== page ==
For millennia, physicians enacted their professional mandate to “put the best interest of the patient foremost” by doing everything possible for that patient. Within the past few decades, however, we have learned that doing everything possible is not always in the patient’s best interest. Moreover, the medical profession has come to recognize that physicians have an ethical obligation to be prudent stewards of health care resources. In other words, we simply cannot afford to do everything for every single patient. Therefore, how physicians deliver high-value care that achieves good patient outcomes at reasonable cost, while upholding the primacy of the patient-physician relationship, can prove challenging. Contributors to the November 2015 AMA Journal of Ethics help us think through clinical tensions and ethical dilemmas that surface as physicians endeavor to practice high-value care.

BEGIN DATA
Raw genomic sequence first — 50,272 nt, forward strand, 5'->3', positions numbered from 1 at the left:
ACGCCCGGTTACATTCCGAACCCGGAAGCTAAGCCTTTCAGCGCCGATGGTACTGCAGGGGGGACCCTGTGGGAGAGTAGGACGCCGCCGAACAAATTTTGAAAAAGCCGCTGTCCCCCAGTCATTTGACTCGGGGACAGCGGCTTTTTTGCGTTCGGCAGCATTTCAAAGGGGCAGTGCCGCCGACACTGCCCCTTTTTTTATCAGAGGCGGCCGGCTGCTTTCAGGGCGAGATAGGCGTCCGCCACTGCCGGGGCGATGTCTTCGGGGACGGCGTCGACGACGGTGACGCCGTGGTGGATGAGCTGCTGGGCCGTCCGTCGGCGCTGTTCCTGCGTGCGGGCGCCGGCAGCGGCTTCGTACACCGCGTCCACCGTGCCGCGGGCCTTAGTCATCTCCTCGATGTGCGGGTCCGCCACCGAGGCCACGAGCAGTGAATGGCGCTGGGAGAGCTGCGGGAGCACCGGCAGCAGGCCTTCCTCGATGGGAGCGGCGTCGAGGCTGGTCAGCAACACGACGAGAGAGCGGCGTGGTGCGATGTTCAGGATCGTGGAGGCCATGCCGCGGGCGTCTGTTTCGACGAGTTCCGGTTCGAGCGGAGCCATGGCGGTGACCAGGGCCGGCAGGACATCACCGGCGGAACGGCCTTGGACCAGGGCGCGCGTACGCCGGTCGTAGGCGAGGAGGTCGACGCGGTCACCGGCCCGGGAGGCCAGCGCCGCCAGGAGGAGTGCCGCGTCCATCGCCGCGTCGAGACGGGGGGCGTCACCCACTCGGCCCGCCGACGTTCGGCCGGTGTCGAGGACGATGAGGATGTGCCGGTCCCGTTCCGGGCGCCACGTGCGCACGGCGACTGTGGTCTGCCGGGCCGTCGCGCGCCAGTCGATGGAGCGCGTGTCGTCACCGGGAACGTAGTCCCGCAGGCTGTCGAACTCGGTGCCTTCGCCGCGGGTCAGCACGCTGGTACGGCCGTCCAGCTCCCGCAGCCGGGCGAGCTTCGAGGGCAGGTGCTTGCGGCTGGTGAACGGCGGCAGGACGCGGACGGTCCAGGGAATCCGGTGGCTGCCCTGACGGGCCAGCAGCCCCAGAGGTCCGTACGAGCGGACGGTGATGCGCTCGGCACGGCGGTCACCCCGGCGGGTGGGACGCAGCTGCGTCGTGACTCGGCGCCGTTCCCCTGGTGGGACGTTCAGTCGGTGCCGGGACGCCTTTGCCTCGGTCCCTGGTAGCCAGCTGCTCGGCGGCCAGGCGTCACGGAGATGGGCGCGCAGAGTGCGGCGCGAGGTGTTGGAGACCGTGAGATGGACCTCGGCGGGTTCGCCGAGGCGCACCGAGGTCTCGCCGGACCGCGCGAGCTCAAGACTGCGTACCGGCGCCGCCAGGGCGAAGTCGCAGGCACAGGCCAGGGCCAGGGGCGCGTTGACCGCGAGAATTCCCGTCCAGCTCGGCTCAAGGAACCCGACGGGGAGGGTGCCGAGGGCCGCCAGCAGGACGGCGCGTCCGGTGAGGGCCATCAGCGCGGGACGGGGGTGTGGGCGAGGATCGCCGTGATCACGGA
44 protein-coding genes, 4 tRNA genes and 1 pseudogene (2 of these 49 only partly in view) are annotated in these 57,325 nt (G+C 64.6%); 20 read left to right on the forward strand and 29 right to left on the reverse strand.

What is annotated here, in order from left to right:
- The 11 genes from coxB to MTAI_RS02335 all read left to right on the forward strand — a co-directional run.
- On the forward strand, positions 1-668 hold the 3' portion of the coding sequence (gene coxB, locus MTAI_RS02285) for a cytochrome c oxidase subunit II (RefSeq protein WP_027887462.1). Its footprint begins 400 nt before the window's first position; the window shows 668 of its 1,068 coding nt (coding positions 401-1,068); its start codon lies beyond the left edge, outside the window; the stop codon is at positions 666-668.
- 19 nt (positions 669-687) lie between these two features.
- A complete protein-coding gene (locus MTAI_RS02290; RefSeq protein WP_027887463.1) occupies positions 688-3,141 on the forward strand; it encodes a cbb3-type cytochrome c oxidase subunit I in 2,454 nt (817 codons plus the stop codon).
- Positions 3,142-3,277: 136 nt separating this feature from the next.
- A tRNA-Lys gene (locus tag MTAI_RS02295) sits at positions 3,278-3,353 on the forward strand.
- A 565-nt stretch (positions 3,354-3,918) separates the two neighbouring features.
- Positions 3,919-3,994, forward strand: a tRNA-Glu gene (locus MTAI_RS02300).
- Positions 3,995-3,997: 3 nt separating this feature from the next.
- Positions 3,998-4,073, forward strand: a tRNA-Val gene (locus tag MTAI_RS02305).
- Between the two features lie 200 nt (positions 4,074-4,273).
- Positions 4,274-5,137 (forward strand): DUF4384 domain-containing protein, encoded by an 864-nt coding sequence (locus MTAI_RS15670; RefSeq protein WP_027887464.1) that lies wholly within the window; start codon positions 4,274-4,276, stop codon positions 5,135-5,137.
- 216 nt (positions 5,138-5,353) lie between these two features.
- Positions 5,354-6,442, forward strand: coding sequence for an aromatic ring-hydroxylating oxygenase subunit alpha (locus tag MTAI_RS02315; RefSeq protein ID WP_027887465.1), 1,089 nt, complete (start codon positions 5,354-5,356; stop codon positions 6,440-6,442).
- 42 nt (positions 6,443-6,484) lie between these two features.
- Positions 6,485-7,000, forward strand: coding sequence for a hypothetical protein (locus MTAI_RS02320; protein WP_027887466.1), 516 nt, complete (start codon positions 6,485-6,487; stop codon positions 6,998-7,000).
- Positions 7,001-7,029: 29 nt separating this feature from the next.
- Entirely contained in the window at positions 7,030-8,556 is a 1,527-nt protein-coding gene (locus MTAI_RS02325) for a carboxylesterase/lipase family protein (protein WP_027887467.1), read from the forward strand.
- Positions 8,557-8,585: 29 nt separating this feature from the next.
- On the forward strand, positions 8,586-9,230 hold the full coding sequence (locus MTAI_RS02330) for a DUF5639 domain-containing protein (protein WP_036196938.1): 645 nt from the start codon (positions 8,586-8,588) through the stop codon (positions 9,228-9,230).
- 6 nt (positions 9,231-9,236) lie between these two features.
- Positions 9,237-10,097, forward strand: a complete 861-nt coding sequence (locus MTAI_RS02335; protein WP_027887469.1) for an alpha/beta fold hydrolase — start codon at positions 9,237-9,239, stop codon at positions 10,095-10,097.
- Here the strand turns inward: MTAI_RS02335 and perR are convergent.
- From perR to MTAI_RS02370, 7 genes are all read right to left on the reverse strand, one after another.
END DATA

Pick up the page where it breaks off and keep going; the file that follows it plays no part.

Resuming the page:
Countering the prevailing thought that more medical testing and treatment is always better can be achieved by creating a forum for open discussion of costs and value to prevent patient harm from overuse.
AMA J Ethics. 2015;17(11):1079-1081. doi: